235. How does the Church on earth celebrate the liturgy?

The Church on earth celebrates the liturgy as a priestly people in which each one acts according to his proper function in the unity of the Holy Spirit. The baptized offer themselves in a spiritual sacrifice; the ordained ministers celebrate according to the Order they received for the service of all the members of the Church; the bishops and priests act in the Person of Christ the Head.


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1140. It is the whole community, the Body of Christ united with its Head, that celebrates. "Liturgical services are not private functions but are celebrations of the Church which is 'the sacrament of unity,' namely, the holy people united and organized under the authority of the bishops. Therefore, liturgical services pertain to the whole Body of the Church. They manifest it, and have effects upon it. But they touch individual members of the Church in different ways, depending on their orders, their role in the liturgical services, and their actual participation in them."7 For this reason, "rites which are meant to be celebrated in common, with the faithful present and actively participating, should as far as possible be celebrated in that way rather than by an individual and quasi-privately."8

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1141. The celebrating assembly is the community of the baptized who, "by regeneration and the anointing of the Holy Spirit, are consecrated to be a spiritual house and a holy priesthood, that . . . they may offer spiritual sacrifices."9 This "common priesthood" is that of Christ the sole priest, in which all his members participate:10

Mother Church earnestly desires that all the faithful should be led to that full, conscious, and active participation in liturgical celebrations which is demanded by the very nature of the liturgy, and to which the Christian people, "a chosen race, a royal priesthood, a holy nation, a redeemed people," have a right and an obligation by reason of their Baptism.11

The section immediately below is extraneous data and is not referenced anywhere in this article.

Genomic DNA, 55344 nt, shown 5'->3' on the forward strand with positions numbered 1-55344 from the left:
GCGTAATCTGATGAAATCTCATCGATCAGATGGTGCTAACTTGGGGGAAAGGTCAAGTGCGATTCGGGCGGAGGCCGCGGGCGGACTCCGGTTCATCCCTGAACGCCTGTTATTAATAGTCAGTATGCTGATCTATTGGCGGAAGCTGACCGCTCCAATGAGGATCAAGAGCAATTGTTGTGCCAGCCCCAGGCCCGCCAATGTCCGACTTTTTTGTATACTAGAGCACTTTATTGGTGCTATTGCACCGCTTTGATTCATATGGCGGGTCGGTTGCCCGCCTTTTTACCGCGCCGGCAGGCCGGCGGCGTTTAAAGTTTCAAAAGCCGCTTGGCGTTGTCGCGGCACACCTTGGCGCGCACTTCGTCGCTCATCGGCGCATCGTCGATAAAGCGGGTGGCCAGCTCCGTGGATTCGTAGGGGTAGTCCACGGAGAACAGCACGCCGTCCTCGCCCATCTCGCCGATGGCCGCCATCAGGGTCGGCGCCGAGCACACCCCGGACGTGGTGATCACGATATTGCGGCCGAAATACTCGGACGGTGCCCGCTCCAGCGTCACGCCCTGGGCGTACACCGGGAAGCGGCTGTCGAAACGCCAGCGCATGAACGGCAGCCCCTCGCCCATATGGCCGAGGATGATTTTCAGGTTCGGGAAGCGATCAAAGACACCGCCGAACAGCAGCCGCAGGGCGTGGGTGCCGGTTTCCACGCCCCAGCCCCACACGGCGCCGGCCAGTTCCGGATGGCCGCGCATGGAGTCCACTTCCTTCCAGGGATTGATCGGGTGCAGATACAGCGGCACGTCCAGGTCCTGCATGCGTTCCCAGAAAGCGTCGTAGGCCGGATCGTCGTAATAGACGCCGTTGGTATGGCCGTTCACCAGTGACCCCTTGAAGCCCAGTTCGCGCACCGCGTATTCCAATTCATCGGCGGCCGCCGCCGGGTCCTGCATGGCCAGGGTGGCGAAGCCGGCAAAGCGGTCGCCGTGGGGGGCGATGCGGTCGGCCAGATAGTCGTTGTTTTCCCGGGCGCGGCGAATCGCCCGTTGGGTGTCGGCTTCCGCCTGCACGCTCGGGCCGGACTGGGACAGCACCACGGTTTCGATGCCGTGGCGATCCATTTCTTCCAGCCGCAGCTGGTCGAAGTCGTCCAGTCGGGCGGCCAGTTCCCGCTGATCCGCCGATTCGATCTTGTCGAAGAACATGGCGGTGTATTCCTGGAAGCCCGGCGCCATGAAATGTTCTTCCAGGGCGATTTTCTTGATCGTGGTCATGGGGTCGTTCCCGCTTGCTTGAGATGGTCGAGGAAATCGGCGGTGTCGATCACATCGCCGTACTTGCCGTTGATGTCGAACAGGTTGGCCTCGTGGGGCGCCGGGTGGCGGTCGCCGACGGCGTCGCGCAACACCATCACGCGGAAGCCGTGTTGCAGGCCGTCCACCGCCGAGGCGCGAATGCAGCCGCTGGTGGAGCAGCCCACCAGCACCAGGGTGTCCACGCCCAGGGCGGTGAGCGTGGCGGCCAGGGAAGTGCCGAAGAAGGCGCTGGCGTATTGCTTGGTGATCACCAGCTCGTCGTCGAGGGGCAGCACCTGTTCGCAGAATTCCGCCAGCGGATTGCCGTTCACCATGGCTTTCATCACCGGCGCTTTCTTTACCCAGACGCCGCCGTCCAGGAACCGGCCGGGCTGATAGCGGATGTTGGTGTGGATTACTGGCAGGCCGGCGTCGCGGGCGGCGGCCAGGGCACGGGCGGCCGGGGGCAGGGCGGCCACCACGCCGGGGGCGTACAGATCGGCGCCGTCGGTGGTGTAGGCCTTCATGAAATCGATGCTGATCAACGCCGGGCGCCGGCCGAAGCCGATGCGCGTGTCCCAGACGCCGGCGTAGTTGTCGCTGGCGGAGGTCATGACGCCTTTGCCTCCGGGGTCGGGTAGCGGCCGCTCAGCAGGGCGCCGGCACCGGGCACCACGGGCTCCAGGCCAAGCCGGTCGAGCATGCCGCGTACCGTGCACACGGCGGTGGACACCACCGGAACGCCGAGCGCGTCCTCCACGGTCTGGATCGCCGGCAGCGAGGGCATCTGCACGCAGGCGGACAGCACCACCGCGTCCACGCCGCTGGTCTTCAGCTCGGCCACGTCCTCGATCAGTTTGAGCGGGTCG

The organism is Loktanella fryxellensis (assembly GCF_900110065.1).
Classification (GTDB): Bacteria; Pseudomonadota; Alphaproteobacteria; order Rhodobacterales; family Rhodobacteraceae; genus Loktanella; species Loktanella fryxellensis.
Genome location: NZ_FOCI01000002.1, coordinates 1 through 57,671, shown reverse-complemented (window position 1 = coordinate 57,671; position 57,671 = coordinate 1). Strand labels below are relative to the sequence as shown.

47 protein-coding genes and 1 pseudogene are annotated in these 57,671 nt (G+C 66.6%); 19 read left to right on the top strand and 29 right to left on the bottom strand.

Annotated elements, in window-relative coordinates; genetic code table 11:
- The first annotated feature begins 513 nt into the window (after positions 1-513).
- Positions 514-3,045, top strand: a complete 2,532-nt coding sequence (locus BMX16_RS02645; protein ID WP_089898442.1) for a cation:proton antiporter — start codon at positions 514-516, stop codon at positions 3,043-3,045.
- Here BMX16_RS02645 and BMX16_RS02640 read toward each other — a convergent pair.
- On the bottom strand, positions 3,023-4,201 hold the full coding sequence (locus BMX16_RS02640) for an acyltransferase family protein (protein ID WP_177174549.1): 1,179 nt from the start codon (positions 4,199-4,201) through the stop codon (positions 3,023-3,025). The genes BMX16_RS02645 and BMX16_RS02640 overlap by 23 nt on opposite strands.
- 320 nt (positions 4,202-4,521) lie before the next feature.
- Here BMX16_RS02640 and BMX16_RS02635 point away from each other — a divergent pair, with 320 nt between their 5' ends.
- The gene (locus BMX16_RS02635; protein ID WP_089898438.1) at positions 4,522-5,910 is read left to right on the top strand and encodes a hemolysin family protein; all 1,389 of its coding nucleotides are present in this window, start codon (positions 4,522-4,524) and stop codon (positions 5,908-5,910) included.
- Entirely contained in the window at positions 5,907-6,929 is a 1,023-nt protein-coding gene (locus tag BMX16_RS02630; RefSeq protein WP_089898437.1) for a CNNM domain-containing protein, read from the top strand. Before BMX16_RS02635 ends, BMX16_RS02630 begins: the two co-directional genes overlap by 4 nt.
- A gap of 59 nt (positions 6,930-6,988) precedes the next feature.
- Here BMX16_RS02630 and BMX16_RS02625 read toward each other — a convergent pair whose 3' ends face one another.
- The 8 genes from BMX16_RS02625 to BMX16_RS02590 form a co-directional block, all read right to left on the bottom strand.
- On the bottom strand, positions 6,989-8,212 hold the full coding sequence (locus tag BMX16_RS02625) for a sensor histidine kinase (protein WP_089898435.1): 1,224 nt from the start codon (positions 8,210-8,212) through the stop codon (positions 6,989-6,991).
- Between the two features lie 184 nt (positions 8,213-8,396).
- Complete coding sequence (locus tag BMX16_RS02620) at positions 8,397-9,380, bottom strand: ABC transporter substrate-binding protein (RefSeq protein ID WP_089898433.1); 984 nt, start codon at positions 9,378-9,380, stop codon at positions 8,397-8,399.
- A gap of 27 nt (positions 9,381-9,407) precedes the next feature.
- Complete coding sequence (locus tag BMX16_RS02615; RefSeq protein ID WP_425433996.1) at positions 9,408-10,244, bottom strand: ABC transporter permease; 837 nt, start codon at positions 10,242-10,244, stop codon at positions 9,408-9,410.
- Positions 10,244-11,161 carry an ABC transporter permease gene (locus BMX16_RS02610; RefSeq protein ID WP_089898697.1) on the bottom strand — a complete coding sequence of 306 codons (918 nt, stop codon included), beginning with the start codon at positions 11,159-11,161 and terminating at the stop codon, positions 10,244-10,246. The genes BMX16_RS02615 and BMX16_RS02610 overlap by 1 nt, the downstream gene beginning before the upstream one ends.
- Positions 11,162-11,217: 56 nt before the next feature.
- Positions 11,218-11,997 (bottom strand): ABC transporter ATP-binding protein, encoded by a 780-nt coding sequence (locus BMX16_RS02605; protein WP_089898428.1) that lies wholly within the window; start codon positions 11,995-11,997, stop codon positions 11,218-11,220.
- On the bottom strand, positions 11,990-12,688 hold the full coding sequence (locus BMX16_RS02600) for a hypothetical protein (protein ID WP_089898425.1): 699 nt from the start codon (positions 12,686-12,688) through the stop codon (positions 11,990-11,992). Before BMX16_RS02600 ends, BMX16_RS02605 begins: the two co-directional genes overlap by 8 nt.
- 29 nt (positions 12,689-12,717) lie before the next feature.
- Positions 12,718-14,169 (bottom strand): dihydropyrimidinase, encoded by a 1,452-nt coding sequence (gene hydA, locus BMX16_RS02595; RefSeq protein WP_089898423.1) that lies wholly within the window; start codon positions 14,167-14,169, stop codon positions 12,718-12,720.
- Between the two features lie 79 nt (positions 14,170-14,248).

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1142. But "the members do not all have the same function."12 Certain members are called by God, in and through the Church, to a special service of the community. These servants are chosen and consecrated by the sacrament of Holy Orders, by which the Holy Spirit enables them to act in the person of Christ the head, for the service of all the members of the Church.13 The ordained minister is, as it were, an "icon" of Christ the priest. Since it is in the Eucharist that the sacrament of the Church is made fully visible, it is in his presiding at the Eucharist that the bishop's ministry is most evident, as well as, in communion with him, the ministry of priests and deacons.

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1143. For the purpose of assisting the work of the common priesthood of the faithful, other particular ministries also exist, not consecrated by the sacrament of Holy Orders; their functions are determined by the bishops, in accord with liturgical traditions and pastoral needs. "Servers, readers, commentators, and members of the choir also exercise a genuine liturgical function."14

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1144. In the celebration of the sacraments it is thus the whole assembly that is leitourgos, each according to his function, but in the "unity of the Spirit" who acts in all. "In liturgical celebrations each person, minister or layman, who has an office to perform, should carry out all and only those parts which pertain to his office by the nature of the rite and the norms of the liturgy."15

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1188. In a liturgical celebration, the whole assembly is leitourgos, each member according to his own function. the baptismal priesthood is that of the whole Body of Christ. But some of the faithful are ordained through the sacrament of Holy Orders to represent Christ as head of the Body.


Acesse nossos estudos biblicos:

How did King Asa restore true worship and win the war against Ethiopia in 1 Kings 15:9-24?

What are Daniel’s visions of the golden image and the four beasts?

What is the message of Isaiah’s heavenly vision of the Lord’s glory revealed in Isaiah 40:1-31?

What does Malachi 2:1-2 mean about the danger of falling away from God?

What does the statement “God so loved the world that he gave his son” in John 3:16 mean?

What is the importance of Christian witness?

What is Jesus’ Triumphal Entry into Jerusalem described in Mark 11:1-11?

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